It can’t get through: The barrier erected by the skills stranglehold is far stronger than anyone realizes. Consider this, from the very beginning of the report’s section on the Common Core (p. 53):

Middle and high school teachers indicate that the critical components of being college- and career-ready focus more on higher-order thinking and performance skills—such as problem-solving skills, critical-thinking skills and the ability to write clearly and persuasively—than on knowledge of challenging content.

Here we see the skills stranglehold in its purest form. Skills can’t be more important than knowledge for college and career because without knowledge, there are no “higher-order thinking and performance skills.” Skills depend on knowledge. If I don’t know any physics, I can’t think critically about physics. And, the more I know about physics, the more successful I will be in solving physics problems.

Lest you think I’m making too much of this one sentence about middle and high school teachers, let me take you back to the 2010 MetLife survey. On page 21, you’ll see this:

And on page 22, you’ll see this handy summary:

Teachers share remarkably similar views on the importance of these skills, abilities and knowledge areas regardless of grade level taught, years of experience, school characteristics or even subject area. English teachers are most likely to say the ability to write clearly and persuasively is absolutely essential or very important (99%), and 92% of math teachers also rate this ability as highly. While less than half (45%) of English teachers say that knowledge and ability in higher-level mathematics, such as trigonometry and calculus is absolutely essential or very important, math teachers themselves do not rate the necessity of higher-level mathematics much more highly (50%).

I’ll let the executives off the hook for not knowing that the problem-solving and critical-thinking skills they are after depend on the knowledge that they (largely) dismiss. The teachers ought to know better. That just 11% think knowledge of higher-level science and math are essential for college and career readiness is appalling.

But I can’t really blame them. Teachers have themselves been taught that skills are transferrable, independent of particular knowledge or mere facts. The skills stranglehold has been tightening its grip for nearly 100 years. Recently, educators’ focus on skills—particularly so-called 21st century skills—and disparagement of knowledge got so bad that the National Research Council took up the issue, clarifying that skills and knowledge can’t be separated, and then exploring how deepening content knowledge could lead to better skills:

In contrast to a view of 21st century skills as general skills that can be applied to a range of different tasks in various academic, civic, workplace, or family contexts, the committee views 21st century skills as dimensions of expertise that are specific to—and intertwined with—knowledge within a particular domain of content and performance. (p. 3)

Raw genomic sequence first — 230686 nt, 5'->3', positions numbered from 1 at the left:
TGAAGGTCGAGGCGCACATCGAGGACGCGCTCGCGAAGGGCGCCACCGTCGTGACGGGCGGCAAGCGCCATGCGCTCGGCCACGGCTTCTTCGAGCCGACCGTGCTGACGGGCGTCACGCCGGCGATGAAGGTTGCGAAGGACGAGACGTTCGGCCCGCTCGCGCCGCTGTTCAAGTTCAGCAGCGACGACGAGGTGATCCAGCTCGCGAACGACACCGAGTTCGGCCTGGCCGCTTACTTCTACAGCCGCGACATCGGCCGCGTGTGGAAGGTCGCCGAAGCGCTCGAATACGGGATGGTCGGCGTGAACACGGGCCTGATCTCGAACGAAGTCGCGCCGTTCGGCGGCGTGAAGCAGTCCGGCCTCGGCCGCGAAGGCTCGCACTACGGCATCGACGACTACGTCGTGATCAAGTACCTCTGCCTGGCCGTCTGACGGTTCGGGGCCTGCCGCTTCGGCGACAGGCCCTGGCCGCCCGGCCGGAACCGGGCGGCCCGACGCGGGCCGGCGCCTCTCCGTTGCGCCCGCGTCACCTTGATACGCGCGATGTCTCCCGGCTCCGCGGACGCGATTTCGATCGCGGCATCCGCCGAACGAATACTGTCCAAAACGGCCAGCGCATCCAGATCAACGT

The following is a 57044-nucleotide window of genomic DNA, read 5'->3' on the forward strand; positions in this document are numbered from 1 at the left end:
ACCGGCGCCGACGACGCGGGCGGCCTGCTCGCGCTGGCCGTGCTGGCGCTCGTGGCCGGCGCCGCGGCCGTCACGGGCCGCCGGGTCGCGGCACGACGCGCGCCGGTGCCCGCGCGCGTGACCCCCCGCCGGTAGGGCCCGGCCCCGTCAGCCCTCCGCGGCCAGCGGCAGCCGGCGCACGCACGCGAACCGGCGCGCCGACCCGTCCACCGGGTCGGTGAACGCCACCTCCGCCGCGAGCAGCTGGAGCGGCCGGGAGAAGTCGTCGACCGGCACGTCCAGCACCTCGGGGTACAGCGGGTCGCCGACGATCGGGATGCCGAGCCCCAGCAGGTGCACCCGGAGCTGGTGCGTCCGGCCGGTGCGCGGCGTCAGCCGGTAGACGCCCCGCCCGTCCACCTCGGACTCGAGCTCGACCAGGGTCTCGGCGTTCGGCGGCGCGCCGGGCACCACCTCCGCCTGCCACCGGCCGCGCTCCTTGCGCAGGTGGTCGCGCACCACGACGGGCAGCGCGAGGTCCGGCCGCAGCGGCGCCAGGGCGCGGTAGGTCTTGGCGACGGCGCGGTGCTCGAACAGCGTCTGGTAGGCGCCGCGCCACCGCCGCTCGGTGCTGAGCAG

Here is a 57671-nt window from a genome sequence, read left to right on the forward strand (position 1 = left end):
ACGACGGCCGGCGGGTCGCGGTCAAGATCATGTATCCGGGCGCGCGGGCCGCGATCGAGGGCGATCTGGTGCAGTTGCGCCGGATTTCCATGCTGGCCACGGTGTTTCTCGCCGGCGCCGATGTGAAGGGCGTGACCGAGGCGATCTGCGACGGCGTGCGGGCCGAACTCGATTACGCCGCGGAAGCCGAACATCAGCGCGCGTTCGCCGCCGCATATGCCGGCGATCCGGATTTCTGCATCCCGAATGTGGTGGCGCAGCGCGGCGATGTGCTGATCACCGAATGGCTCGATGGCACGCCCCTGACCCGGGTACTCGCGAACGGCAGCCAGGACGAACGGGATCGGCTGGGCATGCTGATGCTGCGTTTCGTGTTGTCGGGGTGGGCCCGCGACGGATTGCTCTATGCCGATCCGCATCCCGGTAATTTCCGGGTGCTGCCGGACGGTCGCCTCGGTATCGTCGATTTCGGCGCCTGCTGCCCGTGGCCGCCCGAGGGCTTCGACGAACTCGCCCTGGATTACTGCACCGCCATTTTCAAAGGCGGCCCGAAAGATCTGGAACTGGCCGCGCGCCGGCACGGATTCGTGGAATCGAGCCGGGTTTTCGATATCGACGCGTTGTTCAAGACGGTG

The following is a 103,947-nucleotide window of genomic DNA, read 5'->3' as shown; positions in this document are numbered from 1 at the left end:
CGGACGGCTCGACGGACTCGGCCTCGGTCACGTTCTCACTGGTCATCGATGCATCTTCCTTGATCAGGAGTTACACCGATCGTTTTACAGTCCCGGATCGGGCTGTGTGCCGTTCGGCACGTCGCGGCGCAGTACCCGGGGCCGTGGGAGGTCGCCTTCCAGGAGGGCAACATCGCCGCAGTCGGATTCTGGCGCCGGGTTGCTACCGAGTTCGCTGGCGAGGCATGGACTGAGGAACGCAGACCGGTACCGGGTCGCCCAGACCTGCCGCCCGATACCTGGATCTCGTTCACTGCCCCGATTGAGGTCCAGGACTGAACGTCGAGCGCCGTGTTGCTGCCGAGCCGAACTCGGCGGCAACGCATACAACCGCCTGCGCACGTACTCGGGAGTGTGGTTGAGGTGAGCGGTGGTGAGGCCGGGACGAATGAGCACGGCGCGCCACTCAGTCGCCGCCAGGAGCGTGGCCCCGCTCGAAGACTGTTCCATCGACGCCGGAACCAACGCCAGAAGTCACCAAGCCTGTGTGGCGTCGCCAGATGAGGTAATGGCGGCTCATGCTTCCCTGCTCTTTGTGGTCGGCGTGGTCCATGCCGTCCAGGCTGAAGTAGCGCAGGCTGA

Over a century of research on transfer has yielded little evidence that teaching can develop general cognitive competencies that are transferable to any new discipline, problem, or context, in or out of school. Nevertheless, it has identified features of instruction that are likely to substantially support deeper learning and development of 21st century competencies within a topic area or discipline. For example, we now know that transfer [within a discipline] is supported when learners understand the general principles underlying their original learning and the transfer situation or problem involves the same general principles—a finding reflected in the new Common Core State Standards…. (p. 8)

The necessary merger of deep content knowledge and higher-order skills is indeed reflected in the Common Core standards. But sadly, we have a long way to go for it to be reflected in most of our classrooms.

The Two Americas Continued: Schmidt and McKnight

by E. D. Hirsch, Jr.
February 15th, 2013

In my last post (“Antonio Who?”) about the great Italian thinker Antonio Gramsci (pronounced gram-shee who was cited as a big influence by Michael Gove the British Secretary of Education), I hinted—but didn’t venture to say—that maybe our educational systems would be in better shape if our top authorities followed Gove’s lead and read more challenging books, while holding fewer committee meetings. Albert Shanker, the brilliant union-organizer-turned-educational-statesman, once told me, mournfully: “They don’t read.” I once looked through Al Shanker’s own library now housed at AFT headquarters, and was amazed to see his annotations in a multi-volume set by the philosopher Bernard Bosanquet. But the vision of a top American official reading the Prison Notebooks of Gramsci could happen only in a Woody Allen movie.